Women who were overweight and demonstrated evidence of joint inflammation on magnetic resonance imaging (MRI) were at increased risk for developing knee osteoarthritis (OA), while women who were obese exhibited increased risk for OA without inflammatory markers, according to study findings published in Arthritis Care and Research.
Researchers compared the knees of 355 patients with radiographic evidence of OA with 355 matched controls. They classified the patients by body mass index (BMI), with 178 (25.1%) participants in the normal range (BMI <25 kg/m2), 283 (39.9%) in the overweight range (BMI ≥25 kg/m2 and <30 kg/m2), and 249 (35.1%) in the obese range (BMI ≥30 kg/m2).
The researchers retrospectively examined consecutive annual MRIs for inflammatory markers (effusion-synovitis and Hoffa-synovitis) up to 4 years prior to onset of radiographic OA. Not only did they compare BMI classifications, but they also analyzed differences in BMI and inflammatory markers between men and women.
At year 2, women who were overweight had higher likelihoods of developing incident radiographic OA if they had Hoffa-synovitis (odds ratio [OR], 3.26; 95% CI, 1.39-7.65) or effusion-synovitis (OR 3.56; 95% CI, 1.45-8.75). Increased risk for effusion correlated with BMI greater than 25 kg/m2 at year 2 (OR 2.21; 95% CI, 1.11-4.43), and, although not statistically significant, year 1 (OR 1.68; 95% CI, 0.98-2.88).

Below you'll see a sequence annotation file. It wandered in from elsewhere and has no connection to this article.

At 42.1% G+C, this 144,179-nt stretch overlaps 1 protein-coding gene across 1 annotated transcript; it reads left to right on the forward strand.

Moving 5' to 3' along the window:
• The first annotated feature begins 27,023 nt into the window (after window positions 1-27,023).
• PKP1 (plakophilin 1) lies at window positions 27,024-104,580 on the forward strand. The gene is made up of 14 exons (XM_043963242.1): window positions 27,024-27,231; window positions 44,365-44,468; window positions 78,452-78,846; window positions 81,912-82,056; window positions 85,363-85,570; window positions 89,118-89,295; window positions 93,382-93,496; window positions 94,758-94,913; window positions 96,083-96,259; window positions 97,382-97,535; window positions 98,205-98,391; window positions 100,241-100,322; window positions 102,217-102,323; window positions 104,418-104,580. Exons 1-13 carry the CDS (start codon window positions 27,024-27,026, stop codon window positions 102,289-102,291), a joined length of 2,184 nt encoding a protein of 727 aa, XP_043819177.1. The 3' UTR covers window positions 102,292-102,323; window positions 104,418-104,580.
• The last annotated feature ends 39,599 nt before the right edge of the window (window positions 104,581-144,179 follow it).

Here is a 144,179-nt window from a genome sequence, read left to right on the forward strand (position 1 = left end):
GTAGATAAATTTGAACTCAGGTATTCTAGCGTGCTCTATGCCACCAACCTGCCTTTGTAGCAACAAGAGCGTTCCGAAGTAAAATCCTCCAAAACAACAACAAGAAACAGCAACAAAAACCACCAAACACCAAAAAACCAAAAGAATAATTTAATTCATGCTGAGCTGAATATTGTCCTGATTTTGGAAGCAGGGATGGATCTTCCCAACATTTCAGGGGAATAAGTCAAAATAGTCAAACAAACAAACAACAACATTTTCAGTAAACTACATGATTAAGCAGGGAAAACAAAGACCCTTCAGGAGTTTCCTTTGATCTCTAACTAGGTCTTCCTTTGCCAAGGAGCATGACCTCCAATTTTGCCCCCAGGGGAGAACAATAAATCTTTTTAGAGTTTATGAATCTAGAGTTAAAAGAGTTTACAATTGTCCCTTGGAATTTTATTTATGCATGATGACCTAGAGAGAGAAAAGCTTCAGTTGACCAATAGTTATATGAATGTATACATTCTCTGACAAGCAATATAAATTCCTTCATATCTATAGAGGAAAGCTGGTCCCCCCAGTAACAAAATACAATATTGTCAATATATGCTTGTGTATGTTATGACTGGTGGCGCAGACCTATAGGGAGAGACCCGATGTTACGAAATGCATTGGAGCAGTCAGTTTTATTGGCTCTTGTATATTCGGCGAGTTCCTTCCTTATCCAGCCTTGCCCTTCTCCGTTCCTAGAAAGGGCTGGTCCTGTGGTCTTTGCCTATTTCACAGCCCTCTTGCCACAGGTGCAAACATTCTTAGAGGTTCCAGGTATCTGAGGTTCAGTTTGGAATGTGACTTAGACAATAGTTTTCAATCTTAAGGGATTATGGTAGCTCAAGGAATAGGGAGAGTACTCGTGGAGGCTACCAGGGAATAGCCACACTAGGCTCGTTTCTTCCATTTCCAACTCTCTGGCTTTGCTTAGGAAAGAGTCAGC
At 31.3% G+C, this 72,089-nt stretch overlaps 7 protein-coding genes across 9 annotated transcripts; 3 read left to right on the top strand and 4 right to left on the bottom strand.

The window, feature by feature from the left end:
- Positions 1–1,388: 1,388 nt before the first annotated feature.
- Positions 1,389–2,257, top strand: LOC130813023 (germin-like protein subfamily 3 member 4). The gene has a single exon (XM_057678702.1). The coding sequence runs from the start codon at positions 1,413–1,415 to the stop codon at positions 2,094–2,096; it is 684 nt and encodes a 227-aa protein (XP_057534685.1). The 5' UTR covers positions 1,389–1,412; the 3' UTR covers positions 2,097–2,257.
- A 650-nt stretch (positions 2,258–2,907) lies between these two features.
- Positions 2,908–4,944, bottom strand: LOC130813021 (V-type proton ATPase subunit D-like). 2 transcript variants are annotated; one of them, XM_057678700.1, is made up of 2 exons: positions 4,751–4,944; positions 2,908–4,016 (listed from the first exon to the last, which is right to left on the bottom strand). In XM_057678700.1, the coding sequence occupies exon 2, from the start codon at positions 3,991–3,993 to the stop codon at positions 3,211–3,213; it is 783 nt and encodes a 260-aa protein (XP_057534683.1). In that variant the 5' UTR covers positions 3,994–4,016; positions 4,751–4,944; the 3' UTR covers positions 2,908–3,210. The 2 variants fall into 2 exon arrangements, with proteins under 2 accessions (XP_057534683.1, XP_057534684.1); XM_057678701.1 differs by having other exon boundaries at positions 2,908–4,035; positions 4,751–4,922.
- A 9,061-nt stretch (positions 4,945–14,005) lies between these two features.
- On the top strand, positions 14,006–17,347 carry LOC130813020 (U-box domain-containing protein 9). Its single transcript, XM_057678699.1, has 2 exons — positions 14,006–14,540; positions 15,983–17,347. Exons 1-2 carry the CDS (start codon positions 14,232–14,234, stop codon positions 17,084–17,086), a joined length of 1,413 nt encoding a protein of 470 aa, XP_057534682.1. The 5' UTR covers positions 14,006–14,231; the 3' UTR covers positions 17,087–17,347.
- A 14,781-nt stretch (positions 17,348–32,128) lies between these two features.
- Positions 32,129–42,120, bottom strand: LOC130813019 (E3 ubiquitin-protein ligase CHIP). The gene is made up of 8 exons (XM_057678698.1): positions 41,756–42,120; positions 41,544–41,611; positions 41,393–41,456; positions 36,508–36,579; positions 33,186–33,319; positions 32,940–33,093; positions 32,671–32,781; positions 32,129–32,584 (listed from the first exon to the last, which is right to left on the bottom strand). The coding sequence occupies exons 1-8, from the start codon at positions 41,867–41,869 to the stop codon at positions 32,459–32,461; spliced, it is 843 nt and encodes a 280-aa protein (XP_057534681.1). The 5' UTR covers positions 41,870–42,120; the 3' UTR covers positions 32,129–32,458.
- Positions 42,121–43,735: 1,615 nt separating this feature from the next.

Conversely, at year 2, women who were obese were more likely to develop incident radiographic OA if they did not have synovitis (OR 2.87; 95% CI, 1.21-6.83). The researchers speculated that increased mechanical loading of the joints and bony structural changes contributed more to OA development than inflammatory markers.
Men did not show any combination of BMI or synovitis, indicating women who were obese or overweight were are at increased risk for radiographic OA with effusions.
The study had several limitations. Firstly, the researchers did not analyze patients diagnosed with metabolic syndrome. They also did not collect information on symptomatic OA to determine whether these symptoms developed prior to or after radiographic imaging. They also did not use MRI with contrast, which detects synovitis better than MRI without contrast. This may have interfered with evaluator agreement on synovitis diagnosis based on suboptimal imaging.
The study authors concluded, ““Both mechanical load and inflammation have a role in OA incidence for [women who are] overweight and obese, while for men, the role of inflammation in conjunction with high BMI appears to be less relevant.”
Disclosure: Some study authors declared affiliations with biotech, pharmaceutical, and/or device companies. Please see the original reference for a full list of authors’ disclosures.
Roemer FW, Guermazi A, Hannon MJ, et al. Presence of magnetic resonance imaging-defined inflammation particularly in overweight and obese women increases risk of radiographic knee osteoarthritis: The POMA study. Arthritis Care Res (Hoboken). Published online February 2, 2021. doi:10.1002/acr.24568
This article originally appeared on Rheumatology Advisor